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Ghost in the Shell 2: Innocence
Cyber-noir anime cum existential cyborgs packs introspective punches
by Michael Koch on Sep 18, 2004
In 1995, writer/director Mamoru Oshii burst on the international film scene with the widely influential Ghost in the Shell. Skillfully blending computer-generated imagery and traditional animation in a moody and thought-provoking rhapsody on the meaning of life, love and robots, the film was nothing short of a watershed in Japanese anime. The film resonated with critics and audiences alike and inspired the makers of the Matrix trilogy as much as Quentin Tarantino, who used the services of Oshii's animation studio, Production I.G., for the anime segment in Kill Bill Vol 1.
Ghost in the Shell 2: Innocence more or less picks up where Ghost in the Shell left off. The film is set in 2032. The world is overrun by cyborgs (bioengineered bodies inhabited by human spirits) and dolls (robots without human elements), and the few humans that are left try to remember what it must have been like to live in world populated by beings that were entirely human in both body and spirit and not just carriers of images and experiences hacked into one's brain.
Enter Batou, a hard-boiled cyborg cop. Still mourning Major Motoko Kusanagi, the partner he lost in the first film, Batou is in the middle of a grisly murder investigation involving a gynoid sex doll that wound up killing her owner and several policemen. Batou's superior suspects the doll has been infected by a virus, and he sends Batou and his near-human partner, Togusa, after a devious hacker name Kim. As they delve deeper into the investigation, Batou and his partner encounter situations that increasingly call into question the traditional meaning and value of human existence as they take on government bureaucrats, violent Yakuza thugs, and corporate criminals before entering the shadowy world of Kim and the company that manufactured the malfunctioning gynoid.
Innocence moves along with the same staccato rhythm that distinguishes its precursor, alternating rapid-fire action sequences with static dialogue scenes during which the characters try to make sense of their mystical and, at times, convoluted encounters and findings. Visually, the film is as much a hybrid as Batou, who likes to ponder the meaning of humanity (in a world where technology has all but eclipsed the human soul) as much as his pet dog. Drawing on the bleak and rich imagery of Blade Runner and the surrealist art of Hans Bellemer, Oshii and his team of artists and designers blend traditional and computer animation, with all the characters drawn in 2D animation and all the backgrounds and machinery rendered in 3D, as well as techno-sound with traditional Jazz to create an otherworldly experience.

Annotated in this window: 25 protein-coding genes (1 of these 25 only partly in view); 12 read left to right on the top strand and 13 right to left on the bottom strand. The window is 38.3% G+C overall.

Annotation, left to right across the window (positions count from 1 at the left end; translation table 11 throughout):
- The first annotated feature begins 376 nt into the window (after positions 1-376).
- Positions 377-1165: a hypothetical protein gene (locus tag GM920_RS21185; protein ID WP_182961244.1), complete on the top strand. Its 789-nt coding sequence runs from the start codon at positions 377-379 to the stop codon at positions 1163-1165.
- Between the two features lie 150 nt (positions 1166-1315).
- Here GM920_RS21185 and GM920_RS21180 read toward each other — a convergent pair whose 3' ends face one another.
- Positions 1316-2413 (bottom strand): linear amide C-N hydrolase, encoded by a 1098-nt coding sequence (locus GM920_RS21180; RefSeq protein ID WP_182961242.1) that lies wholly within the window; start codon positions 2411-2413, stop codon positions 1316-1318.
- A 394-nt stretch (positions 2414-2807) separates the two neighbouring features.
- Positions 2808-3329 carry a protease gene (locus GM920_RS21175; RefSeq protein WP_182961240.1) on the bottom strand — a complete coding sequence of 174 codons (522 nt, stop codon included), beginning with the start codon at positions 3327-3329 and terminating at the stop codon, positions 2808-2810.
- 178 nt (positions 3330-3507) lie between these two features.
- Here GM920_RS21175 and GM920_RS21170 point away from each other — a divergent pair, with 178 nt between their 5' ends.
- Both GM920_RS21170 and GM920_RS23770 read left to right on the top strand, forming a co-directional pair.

For all its splendor and punch, however, Innocence is a deeply philosophical film that is much closer to the European art cinema of the 1960s than the Hollywood action cinema of the 1990s. Instead of pushing his characters toward an inevitable climax and resolution, Oshii likes to take his time; he has his characters wax poetic about human nature by quoting from the Bible, Confucius, Descartes, Grimm, and Asimov among others and ruminate on the effects of technology on the human condition at length.
In one of the film's most touching scenes, Oshii shows Batou returning to his home after a day's work where he is greeted by his sleepy-eyed basset hound. Batou prepares his dog's food, feeds the dog, sits down, and has a beer -- a driven being winding down in his private space, and in the process revealing the human side behind his Robocop killer-like veneer, much like Alain Delon does when he retreats to his room and feeds his caged canary in Jean-Pierre Melville's Le Samourai.
Although I immensely enjoyed sitting through this movie, I do have one cyber-bone to pick with the current release. Dreamworks released the film in Japanese with English subtitles, forcing viewers to read their way through the film, which can make for a less immersive viewing experience given that the film puts equal importance on the dialogue as it does on the visuals. Linger two or three seconds too long on the splendid imagery and chances are you will miss the last words of the subtitles. Still, like its predecessor, Innocence is bound to develop a cult following -- hopefully not just among die-hard anime fans.
Stars: 4 out of 5
by Michael Koch on Sep 18, 2004